The work begins at dawn when a crew reports for duty at BNSF Railway’s small yard office near downtown Whitefish, Mont. After grabbing paperwork, the crew walks out to their power in the yard, usually a pair of EMD GP38-2s or rebuilt GP39-3s in some variation of the railroad’s Great Northern-inspired paint scheme. On most mornings, if the train is already made up, the crew can swing onto the power, do an air test, and dial up the dispatcher in Fort Worth, Texas, for permission to head east. If things are quiet, it won’t be long before they start pulling to the east end of the yard where they’ll navigate the crossovers and highball east on Main 2.
But not every morning is quiet. There might be a westbound grainer with a crew who is short on time and needs to get into the yard before they die on the law after the long slog over Marias Pass. Or there might be a hot “Z” train that left Seattle the previous evening sitting at the crew shanty — its tail end blocking crossings on Birch Point Drive and State Park Road — that will get to go first. If the delays persist, the Glacier Dispatcher might hold the local even longer, until Amtrak Train 8, the eastbound Empire Builder, has made its 20-minute station stop at Whitefish and headed east itself. Only then might a gracious dispatcher some 1,700 miles away at corporate give them the light to head out.
BNSF 2294, an ex-Frisco GP38-2, is spotting cars at Western Building Center on November 5, 2021, in Columbia Falls.
That’s how BNSF R-MON8761 — unofficially known as the Kalispell Local, the Stryker Job, the Troy Turn or, most commonly to local railroaders, simply “The Roadswitcher” — usually starts its day. Based out of Whitefish, an old logging and railroad town turned vacation destination, BNSF’s local road freight works five or even six days a week serving the timber and agricultural industries that survive here in Northwest Montana. It is almost always led by a pair of standard-cab, second-generation EMDs, a throwback to the pre-wide-cab era. While many railfans venture to this corner of Montana to enjoy the spectacle of mountain railroading on Marias Pass, not far from the internationally renowned Glacier National Park, they would be mistaken to overlook this hard-working local freight train down in the scenic Flathead Valley.
Before Whitefish and the surrounding Flathead Valley became the tourist destination it is today (more than three million people visit Glacier Park annually), timber and agriculture were the bedrock of the local economy. Prior to the 19th century, this lush corner of Montana was the exclusive domain of a trio of Native American tribes — the Pend d’Oreille, Salish, and Kootenai. White settlers arrived in the region in the mid-1800s, but development in the Flathead Valley was slow until Great Northern Railway arrived in the 1890s. Great Northern was little more than a granger road until it was pushed west by legendary railroad builder James J. Hill, dubbed by fans and historians as the “Empire Builder.” When GN arrived at the foot of the Rockies in the 1880s, Hill had two choices — he could purchase the struggling Northern Pacific Railway to complete his route to the Pacific Northwest or he could build his own, better line. He picked the latter, and in late 1889, surveyor John F. Stevens mapped a route over Marias Pass, on the southern edge of what would eventually be Glacier National Park. The railroad was built over the pass in 1890 and 1891 and arrived in Kalispell — the primary community in the valley and what would eventually become the county seat — on January 1, 1892. From Kalispell, the railroad pushed west into the Kootenai region, following a route similar to today’s U.S. Highway 2 toward Libby, Troy, and eventually Idaho.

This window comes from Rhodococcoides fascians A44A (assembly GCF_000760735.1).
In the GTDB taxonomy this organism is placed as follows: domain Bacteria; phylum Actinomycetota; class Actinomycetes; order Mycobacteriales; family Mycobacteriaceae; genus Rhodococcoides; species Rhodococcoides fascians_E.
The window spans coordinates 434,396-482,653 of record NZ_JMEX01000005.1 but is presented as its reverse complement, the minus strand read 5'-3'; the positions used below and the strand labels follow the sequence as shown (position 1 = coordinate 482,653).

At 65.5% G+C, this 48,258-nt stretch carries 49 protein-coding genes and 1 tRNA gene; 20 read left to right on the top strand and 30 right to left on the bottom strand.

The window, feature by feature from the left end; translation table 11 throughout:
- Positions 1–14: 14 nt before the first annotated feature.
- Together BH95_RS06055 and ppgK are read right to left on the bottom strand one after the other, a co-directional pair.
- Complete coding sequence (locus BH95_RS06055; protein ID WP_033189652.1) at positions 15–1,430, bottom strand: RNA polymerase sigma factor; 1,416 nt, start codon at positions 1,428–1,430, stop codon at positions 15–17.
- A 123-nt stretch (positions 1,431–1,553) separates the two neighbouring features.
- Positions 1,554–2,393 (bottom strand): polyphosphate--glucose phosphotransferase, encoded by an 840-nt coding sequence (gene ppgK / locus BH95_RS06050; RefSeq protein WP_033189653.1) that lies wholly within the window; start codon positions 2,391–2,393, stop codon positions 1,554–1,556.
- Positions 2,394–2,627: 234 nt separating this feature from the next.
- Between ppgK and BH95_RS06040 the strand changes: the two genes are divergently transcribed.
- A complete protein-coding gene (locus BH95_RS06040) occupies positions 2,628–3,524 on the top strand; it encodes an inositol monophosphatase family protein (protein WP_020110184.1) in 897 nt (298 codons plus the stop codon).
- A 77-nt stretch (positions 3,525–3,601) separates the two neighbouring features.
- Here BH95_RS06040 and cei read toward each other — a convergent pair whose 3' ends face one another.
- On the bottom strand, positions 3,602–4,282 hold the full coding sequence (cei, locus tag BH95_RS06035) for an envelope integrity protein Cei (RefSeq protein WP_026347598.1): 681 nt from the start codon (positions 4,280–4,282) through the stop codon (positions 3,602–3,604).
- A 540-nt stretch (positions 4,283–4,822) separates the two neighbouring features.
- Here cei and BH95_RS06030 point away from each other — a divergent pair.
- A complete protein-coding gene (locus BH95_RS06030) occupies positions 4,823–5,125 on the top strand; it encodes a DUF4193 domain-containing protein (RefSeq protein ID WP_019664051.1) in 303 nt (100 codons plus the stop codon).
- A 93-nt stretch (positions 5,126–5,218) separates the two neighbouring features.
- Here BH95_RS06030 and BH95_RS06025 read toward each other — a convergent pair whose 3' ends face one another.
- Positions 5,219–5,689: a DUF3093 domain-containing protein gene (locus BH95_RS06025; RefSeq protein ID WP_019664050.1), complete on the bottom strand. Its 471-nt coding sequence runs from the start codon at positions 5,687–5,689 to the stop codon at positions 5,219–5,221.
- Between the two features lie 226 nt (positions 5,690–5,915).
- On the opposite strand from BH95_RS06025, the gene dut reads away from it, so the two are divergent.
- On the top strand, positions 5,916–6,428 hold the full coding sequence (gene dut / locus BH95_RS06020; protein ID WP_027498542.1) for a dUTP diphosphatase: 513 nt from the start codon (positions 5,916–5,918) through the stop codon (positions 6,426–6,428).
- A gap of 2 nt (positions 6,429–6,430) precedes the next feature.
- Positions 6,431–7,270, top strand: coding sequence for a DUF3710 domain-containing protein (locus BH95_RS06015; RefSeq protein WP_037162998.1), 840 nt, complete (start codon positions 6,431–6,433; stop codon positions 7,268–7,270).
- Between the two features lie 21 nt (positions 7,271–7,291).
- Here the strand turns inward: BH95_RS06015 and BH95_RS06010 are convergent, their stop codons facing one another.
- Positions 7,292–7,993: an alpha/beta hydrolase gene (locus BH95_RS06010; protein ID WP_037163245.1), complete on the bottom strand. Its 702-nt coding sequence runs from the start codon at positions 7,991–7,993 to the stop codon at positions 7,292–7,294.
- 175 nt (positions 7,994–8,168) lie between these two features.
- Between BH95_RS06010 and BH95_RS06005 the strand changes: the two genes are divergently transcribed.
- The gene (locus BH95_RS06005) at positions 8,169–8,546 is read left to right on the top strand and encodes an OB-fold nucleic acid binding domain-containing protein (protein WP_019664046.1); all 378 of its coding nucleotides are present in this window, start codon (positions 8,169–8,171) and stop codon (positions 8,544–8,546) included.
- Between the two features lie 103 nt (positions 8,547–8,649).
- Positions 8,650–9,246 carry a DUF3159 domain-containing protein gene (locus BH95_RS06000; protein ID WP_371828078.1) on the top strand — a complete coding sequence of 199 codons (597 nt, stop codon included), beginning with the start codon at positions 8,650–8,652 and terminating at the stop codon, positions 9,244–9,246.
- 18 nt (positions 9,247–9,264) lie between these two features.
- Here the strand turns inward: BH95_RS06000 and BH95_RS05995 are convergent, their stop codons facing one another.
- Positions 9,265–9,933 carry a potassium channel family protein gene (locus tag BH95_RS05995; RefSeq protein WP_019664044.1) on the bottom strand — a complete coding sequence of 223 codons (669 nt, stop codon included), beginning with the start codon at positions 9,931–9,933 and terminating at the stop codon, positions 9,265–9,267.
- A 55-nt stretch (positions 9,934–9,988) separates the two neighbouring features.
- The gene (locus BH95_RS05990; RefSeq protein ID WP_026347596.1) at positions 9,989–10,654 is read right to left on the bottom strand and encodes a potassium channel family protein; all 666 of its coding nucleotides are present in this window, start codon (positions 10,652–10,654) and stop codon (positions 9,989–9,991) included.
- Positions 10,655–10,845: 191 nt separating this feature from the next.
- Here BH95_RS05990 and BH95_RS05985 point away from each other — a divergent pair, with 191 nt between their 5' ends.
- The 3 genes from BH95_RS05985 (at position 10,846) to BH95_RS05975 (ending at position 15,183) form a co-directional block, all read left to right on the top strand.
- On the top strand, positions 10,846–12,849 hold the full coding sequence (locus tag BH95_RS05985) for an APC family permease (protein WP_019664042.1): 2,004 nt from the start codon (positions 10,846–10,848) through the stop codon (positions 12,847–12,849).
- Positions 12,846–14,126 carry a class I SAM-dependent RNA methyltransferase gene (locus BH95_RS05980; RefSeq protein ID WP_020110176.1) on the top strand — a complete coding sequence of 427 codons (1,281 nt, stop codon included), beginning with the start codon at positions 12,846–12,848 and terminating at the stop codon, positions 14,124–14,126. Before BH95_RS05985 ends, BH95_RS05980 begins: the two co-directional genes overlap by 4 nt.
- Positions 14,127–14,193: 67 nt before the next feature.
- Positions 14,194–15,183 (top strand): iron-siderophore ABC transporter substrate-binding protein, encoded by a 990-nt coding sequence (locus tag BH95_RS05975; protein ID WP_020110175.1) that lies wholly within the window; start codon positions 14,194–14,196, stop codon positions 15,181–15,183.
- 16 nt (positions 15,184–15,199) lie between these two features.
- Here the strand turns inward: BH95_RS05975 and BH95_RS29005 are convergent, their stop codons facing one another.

The Glacier Rail Park opened in 2018 near Kalispell. The rail-served business park allowed the city to rip up two miles of track through town to build a trail. The Kalispell Local is switching on November 9, 2020.
Kalispell would be a division point until 1904, when GN rerouted its main line to pass through Whitefish, about 15 miles to the north. The old main line through Kalispell, which split from the new main at Columbia Falls, would become a branch. Although the division point was moved north to Whitefish, GN in these parts would still be known as the Kalispell Division until the mid-1960s, shortly before the Burlington Northern merger in 1970.
During the 20th century, Whitefish-based locals would regularly run down to Kalispell where the railroad served a number of industries, including a grain elevator and a lumber yard. But in the early 2000s, traffic began to dwindle and successor BNSF searched for an alternative operator. In 2004, the Kalispell Subdivision was leased to Watco Companies, which in turn created Mission Mountain Railroad (MMT). Watco also purchased another BNSF branch farther north between Stryker and Eureka. Like the 15-mile Kalispell line, the 22-mile line up north was also a main line-turned-branch line due to a reroute. In 1970, part of the line west of Whitefish was flooded due to the construction of the Libby Dam and Lake Koocanusa. That reroute resulted in the construction of the 7.01-mile-long Flathead Tunnel through the Salish Mountains…